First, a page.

When I first started signing up for credit cards to get crazy cheap flights and hotels, my primary goal was risk aversion. Despite plenty of research on the process, there are still a lot of unknowns signing up for that first card simply because I’ve never gone through the process before. Overall, the risks are minimal if you trust yourself to be responsible with credit, but without having ever redeemed a point or mile for travel before, I thought it was best to be conservative.
For that reason, the one thing I avoided like the plague in the first 6 months to a year were annual fees. Why pay anything up front for an unknown future benefit? Luckily, the banks are aware of this hesitation to sign up for new credit cards and many offer products that waive the annual fee completely for the first year (not to mention all of the cards that don’t have an annual fee to start with). These types of cards gave us plenty of opportunities to get our feet wet with new credit cards, earn a variety of points, and start redeeming for ultra cheap travel.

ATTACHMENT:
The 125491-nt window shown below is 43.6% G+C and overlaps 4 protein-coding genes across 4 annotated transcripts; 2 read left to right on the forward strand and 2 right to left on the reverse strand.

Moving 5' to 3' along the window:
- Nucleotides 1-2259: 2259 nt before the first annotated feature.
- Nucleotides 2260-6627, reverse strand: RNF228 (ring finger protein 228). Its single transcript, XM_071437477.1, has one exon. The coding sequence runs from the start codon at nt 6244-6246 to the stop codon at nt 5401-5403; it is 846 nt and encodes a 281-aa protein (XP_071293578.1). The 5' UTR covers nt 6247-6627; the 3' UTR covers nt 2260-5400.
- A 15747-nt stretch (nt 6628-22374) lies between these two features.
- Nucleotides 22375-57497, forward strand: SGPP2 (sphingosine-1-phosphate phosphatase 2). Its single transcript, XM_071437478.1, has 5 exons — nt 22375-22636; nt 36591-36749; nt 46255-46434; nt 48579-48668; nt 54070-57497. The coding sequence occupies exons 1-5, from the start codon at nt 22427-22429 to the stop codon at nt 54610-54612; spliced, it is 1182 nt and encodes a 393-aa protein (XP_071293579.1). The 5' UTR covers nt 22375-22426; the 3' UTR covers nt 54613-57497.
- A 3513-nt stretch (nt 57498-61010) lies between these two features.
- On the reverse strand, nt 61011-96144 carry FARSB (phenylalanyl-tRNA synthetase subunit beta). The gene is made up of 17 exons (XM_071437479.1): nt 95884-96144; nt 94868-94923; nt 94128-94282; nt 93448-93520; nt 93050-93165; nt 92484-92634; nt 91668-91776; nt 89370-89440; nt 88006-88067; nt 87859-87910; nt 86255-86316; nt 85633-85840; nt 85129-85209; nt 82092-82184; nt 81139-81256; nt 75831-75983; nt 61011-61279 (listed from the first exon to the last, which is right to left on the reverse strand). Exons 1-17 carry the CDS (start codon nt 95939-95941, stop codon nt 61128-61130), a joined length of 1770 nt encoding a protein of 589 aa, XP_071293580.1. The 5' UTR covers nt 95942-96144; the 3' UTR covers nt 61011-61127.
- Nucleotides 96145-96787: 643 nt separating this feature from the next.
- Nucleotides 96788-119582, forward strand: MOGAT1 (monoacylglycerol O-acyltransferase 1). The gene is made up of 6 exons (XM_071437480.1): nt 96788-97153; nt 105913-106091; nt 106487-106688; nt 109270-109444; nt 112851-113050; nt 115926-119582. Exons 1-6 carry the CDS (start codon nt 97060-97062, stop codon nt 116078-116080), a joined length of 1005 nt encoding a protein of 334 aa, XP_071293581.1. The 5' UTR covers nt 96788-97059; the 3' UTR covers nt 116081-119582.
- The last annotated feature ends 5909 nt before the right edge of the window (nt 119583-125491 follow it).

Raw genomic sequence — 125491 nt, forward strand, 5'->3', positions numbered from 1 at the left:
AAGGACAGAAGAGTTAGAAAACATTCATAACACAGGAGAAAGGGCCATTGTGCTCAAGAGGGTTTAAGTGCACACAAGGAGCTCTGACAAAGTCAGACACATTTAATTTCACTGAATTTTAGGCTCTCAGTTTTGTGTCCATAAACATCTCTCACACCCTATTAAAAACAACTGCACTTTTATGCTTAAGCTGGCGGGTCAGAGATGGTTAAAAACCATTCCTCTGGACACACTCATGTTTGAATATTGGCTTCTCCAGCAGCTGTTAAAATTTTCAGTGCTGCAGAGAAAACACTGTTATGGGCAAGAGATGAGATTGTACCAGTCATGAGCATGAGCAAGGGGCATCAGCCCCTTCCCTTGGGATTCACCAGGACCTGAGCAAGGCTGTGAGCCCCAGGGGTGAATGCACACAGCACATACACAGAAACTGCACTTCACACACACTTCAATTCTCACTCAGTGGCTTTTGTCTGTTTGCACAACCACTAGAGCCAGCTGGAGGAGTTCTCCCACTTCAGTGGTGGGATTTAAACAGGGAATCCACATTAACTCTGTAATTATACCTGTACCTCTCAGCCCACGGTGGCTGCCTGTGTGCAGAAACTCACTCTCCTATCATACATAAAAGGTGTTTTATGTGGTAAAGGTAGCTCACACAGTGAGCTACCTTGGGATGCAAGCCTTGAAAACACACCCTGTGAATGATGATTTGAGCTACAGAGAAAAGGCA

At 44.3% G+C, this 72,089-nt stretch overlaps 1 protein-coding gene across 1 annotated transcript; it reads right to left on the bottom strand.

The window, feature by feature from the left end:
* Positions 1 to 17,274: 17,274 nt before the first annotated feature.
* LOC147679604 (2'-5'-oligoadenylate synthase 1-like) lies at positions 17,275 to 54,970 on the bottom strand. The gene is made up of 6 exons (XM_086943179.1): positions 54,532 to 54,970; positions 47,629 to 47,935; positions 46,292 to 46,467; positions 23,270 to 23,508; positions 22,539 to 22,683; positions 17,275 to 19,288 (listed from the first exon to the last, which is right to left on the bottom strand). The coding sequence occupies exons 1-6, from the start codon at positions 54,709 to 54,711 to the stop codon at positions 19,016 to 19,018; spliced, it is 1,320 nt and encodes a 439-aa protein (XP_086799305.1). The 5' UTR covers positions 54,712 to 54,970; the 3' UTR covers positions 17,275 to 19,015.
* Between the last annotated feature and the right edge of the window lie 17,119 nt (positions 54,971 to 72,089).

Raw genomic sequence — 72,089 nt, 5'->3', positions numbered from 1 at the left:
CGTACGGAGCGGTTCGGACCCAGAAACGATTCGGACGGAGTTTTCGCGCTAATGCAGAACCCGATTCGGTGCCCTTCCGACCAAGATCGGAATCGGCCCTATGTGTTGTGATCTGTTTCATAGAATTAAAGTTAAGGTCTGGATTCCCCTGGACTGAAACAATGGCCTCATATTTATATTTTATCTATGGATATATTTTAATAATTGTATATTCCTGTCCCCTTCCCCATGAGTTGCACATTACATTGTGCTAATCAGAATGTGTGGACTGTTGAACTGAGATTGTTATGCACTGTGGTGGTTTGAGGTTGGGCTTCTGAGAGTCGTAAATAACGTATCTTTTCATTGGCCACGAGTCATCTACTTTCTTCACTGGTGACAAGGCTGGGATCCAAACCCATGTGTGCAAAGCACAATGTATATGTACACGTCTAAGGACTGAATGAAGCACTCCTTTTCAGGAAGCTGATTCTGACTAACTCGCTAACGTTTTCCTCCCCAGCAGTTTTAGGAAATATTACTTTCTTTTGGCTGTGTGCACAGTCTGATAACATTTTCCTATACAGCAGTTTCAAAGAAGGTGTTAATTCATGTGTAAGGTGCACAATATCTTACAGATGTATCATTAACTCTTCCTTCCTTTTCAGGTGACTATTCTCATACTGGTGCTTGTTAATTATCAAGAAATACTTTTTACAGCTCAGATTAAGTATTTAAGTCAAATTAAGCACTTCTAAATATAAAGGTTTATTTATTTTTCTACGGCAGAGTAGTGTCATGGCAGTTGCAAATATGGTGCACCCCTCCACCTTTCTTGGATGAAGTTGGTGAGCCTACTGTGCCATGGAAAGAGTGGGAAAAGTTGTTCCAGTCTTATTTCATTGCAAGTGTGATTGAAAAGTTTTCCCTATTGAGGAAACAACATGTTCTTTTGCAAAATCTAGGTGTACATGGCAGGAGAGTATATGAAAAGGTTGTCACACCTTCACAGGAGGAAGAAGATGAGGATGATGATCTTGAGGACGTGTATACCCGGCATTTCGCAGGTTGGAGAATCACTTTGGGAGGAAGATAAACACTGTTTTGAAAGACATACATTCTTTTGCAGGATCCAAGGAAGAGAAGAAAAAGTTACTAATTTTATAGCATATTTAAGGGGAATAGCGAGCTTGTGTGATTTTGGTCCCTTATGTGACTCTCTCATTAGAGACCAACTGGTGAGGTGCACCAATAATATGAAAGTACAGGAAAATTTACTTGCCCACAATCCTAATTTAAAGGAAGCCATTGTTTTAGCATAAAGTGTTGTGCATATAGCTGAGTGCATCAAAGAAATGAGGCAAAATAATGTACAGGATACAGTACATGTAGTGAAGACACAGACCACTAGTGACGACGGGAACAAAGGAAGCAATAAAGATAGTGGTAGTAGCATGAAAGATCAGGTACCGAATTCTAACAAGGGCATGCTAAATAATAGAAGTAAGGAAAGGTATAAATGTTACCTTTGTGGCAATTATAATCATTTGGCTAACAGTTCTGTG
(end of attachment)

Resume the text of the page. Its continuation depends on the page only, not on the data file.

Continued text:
Over time, we became much more comfortable with the process and earned the knowledge and experience necessary to maximize the benefits of all the different miles, points, and credit card benefits that came with each new application. That was when we stopped fearing the annual fee and had no problem paying a bit up front or over time if we knew that we could get way more than that cost back in value.
Adding up the totals as we get towards the end of the year, it looks like we’ve paid just north of $2,000 in credit card annual fees this year alone, but have gotten far more than that back in benefits. I’ll break down all of the fees we’ve paid below and why I think the benefits have far outweighed that cost.